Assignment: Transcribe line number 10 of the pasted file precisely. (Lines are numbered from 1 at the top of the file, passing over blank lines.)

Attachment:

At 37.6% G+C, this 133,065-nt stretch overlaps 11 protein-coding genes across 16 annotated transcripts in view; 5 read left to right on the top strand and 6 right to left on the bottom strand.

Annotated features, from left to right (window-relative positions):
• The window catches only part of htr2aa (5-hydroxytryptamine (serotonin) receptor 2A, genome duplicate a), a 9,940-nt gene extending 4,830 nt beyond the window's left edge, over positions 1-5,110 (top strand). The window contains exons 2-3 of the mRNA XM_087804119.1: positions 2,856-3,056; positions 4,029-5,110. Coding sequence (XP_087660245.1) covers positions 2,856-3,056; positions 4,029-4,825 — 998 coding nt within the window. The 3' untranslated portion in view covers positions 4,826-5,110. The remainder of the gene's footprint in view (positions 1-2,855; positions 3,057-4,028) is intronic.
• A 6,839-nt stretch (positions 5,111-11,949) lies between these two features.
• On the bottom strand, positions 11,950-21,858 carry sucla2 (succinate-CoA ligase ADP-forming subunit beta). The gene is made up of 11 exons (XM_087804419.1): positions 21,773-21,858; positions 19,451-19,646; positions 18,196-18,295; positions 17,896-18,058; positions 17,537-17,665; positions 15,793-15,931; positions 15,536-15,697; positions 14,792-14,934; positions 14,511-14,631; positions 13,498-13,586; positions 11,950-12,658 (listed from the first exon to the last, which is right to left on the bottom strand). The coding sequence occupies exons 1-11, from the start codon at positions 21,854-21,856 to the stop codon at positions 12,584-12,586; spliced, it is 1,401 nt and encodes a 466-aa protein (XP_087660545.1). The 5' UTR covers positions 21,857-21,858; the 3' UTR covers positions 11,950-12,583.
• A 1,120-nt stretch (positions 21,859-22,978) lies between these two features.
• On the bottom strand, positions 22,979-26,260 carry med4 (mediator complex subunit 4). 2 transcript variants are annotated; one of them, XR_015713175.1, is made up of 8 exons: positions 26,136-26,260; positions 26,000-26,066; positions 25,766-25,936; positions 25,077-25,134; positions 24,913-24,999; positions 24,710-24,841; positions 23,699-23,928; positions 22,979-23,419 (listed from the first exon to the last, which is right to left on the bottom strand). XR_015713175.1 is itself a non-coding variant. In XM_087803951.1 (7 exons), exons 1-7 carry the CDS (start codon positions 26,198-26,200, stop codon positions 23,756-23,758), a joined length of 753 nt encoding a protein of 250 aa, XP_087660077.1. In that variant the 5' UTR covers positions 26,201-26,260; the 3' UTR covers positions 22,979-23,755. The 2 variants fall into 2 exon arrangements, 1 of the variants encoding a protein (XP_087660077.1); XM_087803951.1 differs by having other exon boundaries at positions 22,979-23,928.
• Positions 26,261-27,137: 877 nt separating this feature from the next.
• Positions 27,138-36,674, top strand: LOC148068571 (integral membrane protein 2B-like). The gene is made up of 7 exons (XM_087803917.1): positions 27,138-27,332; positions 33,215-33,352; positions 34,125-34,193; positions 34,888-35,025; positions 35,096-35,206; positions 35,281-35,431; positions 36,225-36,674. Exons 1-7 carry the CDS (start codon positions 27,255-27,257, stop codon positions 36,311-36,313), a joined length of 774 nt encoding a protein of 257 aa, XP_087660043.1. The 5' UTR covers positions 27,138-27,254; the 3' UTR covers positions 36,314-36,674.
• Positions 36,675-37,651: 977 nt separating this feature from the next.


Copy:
• Positions 36,675-37,651: 977 nt separating this feature from the next.